Equities continued their positive trend in April, spurred by favorable corporate earnings reports, proposed federal tax cuts, and positive economic signals overseas. The Nasdaq surpassed 6000 for the first time in its history, while the small-cap Russell 2000 reached… Click here to read the rest of this market summary, Market Month: April 2017.
the humanity behind the numbers
The Markets (as of market close April 28, 2017)
The Markets (as of market close March 31, 2017)
Riding the momentum following the presidential election, stocks surged for much of the first quarter of 2017. Buoyed by the anticipation of tax cuts and policies favorable to domestic businesses, the benchmark indexes listed here reached historic highs throughout the quarter. At the end of January, the Dow reached the magic 20000 mark for the first time, while the tech-heavy Nasdaq gained almost 4.50% for the month. The trend continued in February, as stocks posted solid monthly gains. The Dow closed the month with a run of 12 consecutive daily closings that reached all-time highs. The S&P 500 also achieved… Click here to read the rest of this market summary, Quarterly Market Review: January-March 2017.
The Markets (as of market close February 28, 2017)
Equities continued their positive trend in February as each of the benchmark indexes listed here posted monthly gains. The Dow recorded 12 record highs in February and posted a monthly gain of 4.77% — its best month since November. The S&P 500 (3.72%) and Nasdaq (3.75%) each climbed over 3.50% for the month. For the S&P 500, February marked… Click here to read the rest of this market summary, Market Month: February 2017.
The Markets (as of market close January 31, 2017)
Investors were cautious for much of the month, likely waiting to see what President Trump would do during his first few weeks in office. After a slow close to December, equities picked up the pace during the early part of January as each of the indexes listed here closed the first full week of the month posting gains of nearly 1.0% or more. The market moved… Click here to read the rest of this market summary, Market Month: January 2017.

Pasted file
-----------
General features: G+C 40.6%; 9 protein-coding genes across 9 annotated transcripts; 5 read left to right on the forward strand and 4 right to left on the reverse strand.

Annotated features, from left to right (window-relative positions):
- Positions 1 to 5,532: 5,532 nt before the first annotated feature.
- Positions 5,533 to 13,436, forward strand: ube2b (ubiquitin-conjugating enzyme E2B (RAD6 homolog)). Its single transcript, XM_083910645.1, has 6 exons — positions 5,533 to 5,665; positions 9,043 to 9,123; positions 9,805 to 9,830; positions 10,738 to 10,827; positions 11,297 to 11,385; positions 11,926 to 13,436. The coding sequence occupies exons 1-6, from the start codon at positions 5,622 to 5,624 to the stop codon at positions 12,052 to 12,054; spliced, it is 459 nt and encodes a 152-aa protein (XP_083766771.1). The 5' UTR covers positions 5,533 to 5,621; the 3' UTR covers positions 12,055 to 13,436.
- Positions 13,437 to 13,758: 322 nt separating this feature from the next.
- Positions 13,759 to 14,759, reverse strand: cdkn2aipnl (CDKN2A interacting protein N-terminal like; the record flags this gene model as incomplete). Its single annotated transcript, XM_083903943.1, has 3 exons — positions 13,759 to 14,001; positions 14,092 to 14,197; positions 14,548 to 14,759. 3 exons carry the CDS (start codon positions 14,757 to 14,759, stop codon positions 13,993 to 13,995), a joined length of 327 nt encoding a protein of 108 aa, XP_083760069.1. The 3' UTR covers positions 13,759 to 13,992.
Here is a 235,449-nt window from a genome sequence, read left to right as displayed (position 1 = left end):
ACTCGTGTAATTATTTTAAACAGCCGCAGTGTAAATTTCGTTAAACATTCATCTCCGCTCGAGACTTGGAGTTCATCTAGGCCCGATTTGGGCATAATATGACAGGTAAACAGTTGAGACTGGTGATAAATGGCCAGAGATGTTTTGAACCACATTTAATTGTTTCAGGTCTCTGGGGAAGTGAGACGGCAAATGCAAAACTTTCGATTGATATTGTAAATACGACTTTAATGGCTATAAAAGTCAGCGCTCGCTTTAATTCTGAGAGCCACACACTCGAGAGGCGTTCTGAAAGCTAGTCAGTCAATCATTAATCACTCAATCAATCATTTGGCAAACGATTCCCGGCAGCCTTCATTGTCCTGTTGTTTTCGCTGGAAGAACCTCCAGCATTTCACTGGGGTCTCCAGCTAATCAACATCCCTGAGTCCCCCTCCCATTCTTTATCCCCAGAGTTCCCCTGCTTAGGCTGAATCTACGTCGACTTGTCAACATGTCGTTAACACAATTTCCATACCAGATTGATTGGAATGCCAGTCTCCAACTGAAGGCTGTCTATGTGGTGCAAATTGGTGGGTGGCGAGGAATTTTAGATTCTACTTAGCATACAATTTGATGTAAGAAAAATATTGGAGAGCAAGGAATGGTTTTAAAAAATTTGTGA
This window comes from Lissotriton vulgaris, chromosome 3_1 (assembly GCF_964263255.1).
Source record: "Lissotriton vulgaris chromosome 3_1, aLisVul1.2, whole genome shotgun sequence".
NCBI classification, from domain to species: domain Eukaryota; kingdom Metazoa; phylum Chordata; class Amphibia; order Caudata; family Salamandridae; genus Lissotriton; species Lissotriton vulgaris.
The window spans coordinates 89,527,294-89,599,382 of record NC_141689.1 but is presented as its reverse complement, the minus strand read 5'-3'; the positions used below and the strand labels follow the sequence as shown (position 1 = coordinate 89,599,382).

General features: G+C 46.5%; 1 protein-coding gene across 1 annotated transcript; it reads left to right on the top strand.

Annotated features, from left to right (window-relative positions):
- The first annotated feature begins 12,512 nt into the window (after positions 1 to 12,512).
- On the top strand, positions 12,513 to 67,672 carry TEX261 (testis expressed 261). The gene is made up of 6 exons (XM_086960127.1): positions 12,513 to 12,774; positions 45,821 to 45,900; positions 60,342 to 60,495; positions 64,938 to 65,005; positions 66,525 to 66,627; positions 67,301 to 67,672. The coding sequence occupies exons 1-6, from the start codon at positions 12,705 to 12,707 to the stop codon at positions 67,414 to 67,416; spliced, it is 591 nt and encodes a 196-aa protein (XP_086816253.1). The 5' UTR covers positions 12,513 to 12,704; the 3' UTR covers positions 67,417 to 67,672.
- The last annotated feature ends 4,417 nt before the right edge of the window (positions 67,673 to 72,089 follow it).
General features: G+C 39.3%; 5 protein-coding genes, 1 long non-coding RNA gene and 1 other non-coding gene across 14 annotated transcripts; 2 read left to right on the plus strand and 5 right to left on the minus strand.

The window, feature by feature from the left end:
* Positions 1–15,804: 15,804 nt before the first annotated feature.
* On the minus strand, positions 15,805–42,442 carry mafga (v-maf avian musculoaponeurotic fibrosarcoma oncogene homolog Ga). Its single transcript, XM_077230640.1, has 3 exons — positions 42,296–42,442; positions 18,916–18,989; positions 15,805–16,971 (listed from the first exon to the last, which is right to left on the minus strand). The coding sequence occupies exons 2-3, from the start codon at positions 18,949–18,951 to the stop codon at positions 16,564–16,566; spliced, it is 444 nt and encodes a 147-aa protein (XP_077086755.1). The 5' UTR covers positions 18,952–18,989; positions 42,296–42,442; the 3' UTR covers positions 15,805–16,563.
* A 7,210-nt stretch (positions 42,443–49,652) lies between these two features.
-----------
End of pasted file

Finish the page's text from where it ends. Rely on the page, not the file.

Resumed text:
Overview The year 2016 likely will be remembered for the election of Donald Trump as the 45th president of the United States and the Brexit vote. This year also saw the Fed raise interest rates for the first time since last December, noting that the labor market has continued to strengthen and that economic activity has been expanding at a moderate pace since midyear. While inflation remains… Click here to read the rest of this market summary, Annual Market Review 2016.
The Markets (as of market close November 30, 2016)
The economy picked up the pace in November, as did the stock market. After getting off to a sluggish start during the early part of the month, equities soared following the results of the presidential election. Each of the indexes listed here reached record highs during the month. The Russell 2000 posted the largest monthly gain, reaching double digits. Energy stocks jumped… Click here to read the rest of this market summary, Market Month: November 2016.
November 17, 2016
Many people want to know how they would ever be able to afford long term care costs that can range anywhere from $50,000 to $120,000 per year. Few people can pay this from their regular income and retirement nest eggs can be quickly depleted. Long-term care insurance is very expensive and difficult for older people to get. Many people look to Medicaid to cover these costs but few people understand the complicated rules surrounding Medicaid eligibility. We will take a look at a few of the myths related to Medicaid.
Myth: Medicare and my supplemental health insurance will pay for nursing home care
Truth: Medicare will only pay for 20 days of full coverage and even then, only if you have spent at least three days in the hospital and then need skilled care. Then you can get an additional 80 days of partial coverage, for a total of 100 days. After 100 days, Medicare coverage stops and you are responsible for the full cost.